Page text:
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“A certain king had a beautiful garden, and in the garden stood a tree which bore golden apples. These apples were always counted, and about the time when they began to grow ripe it was found that every night one of them was gone. The king became very angry at this, and ordered the gardener to keep watch all night under the tree. The gardener set his eldest son to watch; but about twelve o’clock he fell asleep, and in the morning another of the apples was missing.”
19
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“Someone who had just found an old key did not require a new one.”
20
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“The old king was very angry, and wanted to punish his wicked sons; but they made their escape , and got into a ship and sailed away over the wide sea, and where they went to nobody knew and nobody cared.”
21
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“Everything which she has about her is of gold - tables, chairs, dishes, glasses, bowls, and household furniture. Among your treasures are five tons of gold; let one of the goldsmiths fo the kingdom fashion these into all manner of vessels and utensils, into all kinds of birds, wild beasts and strange animals, such as may please her, and we will go there with them and try our luck.”
22
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“They walked the whole day over the meadows, fields, and stony places; and when it rained the little sister said: ‘Heaven and our hearts are weeping together.’ In the evening they came to a large forest, and they were so weary with sorrow and hunger and the long walk, that they lay down in the hollow tree and fell asleep.”
23
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“Princess! youngest princess! Open the door for me! Do you not know what you said to me yesterday by the cool waters of the well? Princess, youngest princess! Open the door for me!”
24
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“Rapunzel grew into the most beautiful child under the sun. When she was twelve years old, the enchantress shut her into a tower, which lay in the forest, and had neither stairs nor door, but quite at the top was a little window.”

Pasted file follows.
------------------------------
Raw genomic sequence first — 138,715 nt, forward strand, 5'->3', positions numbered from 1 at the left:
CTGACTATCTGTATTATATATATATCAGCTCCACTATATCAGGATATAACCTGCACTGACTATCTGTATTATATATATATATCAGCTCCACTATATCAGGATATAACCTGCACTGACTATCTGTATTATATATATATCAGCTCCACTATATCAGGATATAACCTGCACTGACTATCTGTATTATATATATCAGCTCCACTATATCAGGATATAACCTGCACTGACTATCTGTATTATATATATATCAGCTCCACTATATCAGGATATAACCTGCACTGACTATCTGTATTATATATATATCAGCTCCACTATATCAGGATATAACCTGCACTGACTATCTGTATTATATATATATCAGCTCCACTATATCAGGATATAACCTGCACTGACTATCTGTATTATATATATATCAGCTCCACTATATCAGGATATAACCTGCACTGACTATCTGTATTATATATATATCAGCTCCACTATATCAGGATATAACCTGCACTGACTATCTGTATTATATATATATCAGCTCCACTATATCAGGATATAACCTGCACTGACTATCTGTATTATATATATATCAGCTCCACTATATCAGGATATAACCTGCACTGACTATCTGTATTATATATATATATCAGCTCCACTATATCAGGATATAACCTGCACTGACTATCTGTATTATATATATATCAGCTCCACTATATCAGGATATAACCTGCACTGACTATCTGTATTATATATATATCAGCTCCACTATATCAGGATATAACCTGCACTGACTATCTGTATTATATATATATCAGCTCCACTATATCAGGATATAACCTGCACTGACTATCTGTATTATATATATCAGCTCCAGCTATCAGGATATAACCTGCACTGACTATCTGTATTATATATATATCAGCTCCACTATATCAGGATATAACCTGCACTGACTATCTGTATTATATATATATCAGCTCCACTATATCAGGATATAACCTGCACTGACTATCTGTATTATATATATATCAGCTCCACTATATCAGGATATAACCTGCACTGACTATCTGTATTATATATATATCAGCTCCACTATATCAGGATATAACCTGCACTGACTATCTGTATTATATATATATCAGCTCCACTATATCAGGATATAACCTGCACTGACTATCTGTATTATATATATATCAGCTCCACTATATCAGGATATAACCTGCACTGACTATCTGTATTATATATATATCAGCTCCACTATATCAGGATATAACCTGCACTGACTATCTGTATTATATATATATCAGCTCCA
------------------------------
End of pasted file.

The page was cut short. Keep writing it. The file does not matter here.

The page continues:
25
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“the girl...swept away the snow behind the little house with the broom, and what did she find but real ripe strawberries, which came up quite dark-red out of the snow! In her joy she hastily gathered her basket full, thanked the little men, shook hands with each of them, and ran home to take her step-mother what she had longed for so much.”
26
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“The old woman had only pretended to be so kind; she was in reality, a wicked witch, who lay in wait for children, and had only built the little house of bread in order to entice them there.”
27
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“Dear children, I have to go into the forest, be on your guard against the wolf; if he comes in, he will devour you all - skin, hair, and everything, The wretch often disguises himself, but you will know him at once by his rough voice and black feet.”
28
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“Rapunzel had magnificent long hair, fine as spun gold, and when she heard the voice of the enchantress she unfastened her braided tresses, wound them round one of the hooks of the window above, and then the hair fell twenty ells down, and the enchantress climbed up by it.”
29
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″ ‘I’ll tell you what, husband,’ answered the woman, ‘early-to-morrow morning we will take the children out into the forest to where it is the thickest; there we will light a fire for them, and give each of them one more piece of bread, and then we will go to our work and leave them alone. They will not find the way home again, and we shall be rid of them.’ ”
30
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″...when they approached the little house they saw that it was built of bread and covered with cakes, but that the windows were of clear sugar.”